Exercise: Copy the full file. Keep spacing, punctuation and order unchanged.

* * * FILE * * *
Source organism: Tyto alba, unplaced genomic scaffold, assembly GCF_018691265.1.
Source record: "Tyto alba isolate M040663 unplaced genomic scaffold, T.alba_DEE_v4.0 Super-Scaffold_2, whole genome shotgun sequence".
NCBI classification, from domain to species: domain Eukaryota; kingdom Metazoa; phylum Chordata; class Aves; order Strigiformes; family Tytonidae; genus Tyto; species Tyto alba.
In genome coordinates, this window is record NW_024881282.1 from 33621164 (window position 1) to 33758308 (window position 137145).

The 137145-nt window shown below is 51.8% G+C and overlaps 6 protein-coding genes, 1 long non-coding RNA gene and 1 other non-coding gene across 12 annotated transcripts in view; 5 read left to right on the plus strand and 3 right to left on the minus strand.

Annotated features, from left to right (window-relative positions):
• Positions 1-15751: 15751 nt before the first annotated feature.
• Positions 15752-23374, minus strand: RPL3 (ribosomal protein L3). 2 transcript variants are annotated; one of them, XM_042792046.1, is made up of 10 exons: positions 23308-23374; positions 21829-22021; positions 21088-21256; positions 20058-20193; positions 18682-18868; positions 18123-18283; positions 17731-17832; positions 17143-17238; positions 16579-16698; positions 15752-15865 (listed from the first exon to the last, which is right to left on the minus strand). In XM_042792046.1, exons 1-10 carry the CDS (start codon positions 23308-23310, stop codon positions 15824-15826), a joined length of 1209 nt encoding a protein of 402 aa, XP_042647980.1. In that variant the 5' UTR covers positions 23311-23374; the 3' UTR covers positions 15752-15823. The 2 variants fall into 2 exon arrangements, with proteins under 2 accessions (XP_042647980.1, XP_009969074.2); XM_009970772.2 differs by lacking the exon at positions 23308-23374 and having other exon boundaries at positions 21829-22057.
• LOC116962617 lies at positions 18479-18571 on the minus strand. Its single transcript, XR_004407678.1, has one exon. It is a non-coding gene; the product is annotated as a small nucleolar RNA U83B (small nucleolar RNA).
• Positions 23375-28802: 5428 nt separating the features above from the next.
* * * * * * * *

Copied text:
Source organism: Tyto alba, unplaced genomic scaffold, assembly GCF_018691265.1.
Source record: "Tyto alba isolate M040663 unplaced genomic scaffold, T.alba_DEE_v4.0 Super-Scaffold_2, whole genome shotgun sequence".
NCBI classification, from domain to species: domain Eukaryota; kingdom Metazoa; phylum Chordata; class Aves; order Strigiformes; family Tytonidae; genus Tyto; species Tyto alba.
In genome coordinates, this window is record NW_024881282.1 from 33621164 (window position 1) to 33758308 (window position 137145).

The 137145-nt window shown below is 51.8% G+C and overlaps 6 protein-coding genes, 1 long non-coding RNA gene and 1 other non-coding gene across 12 annotated transcripts in view; 5 read left to right on the plus strand and 3 right to left on the minus strand.

Annotated features, from left to right (window-relative positions):
• Positions 1-15751: 15751 nt before the first annotated feature.
• Positions 15752-23374, minus strand: RPL3 (ribosomal protein L3). 2 transcript variants are annotated; one of them, XM_042792046.1, is made up of 10 exons: positions 23308-23374; positions 21829-22021; positions 21088-21256; positions 20058-20193; positions 18682-18868; positions 18123-18283; positions 17731-17832; positions 17143-17238; positions 16579-16698; positions 15752-15865 (listed from the first exon to the last, which is right to left on the minus strand). In XM_042792046.1, exons 1-10 carry the CDS (start codon positions 23308-23310, stop codon positions 15824-15826), a joined length of 1209 nt encoding a protein of 402 aa, XP_042647980.1. In that variant the 5' UTR covers positions 23311-23374; the 3' UTR covers positions 15752-15823. The 2 variants fall into 2 exon arrangements, with proteins under 2 accessions (XP_042647980.1, XP_009969074.2); XM_009970772.2 differs by lacking the exon at positions 23308-23374 and having other exon boundaries at positions 21829-22057.
• LOC116962617 lies at positions 18479-18571 on the minus strand. Its single transcript, XR_004407678.1, has one exon. It is a non-coding gene; the product is annotated as a small nucleolar RNA U83B (small nucleolar RNA).
• Positions 23375-28802: 5428 nt separating the features above from the next.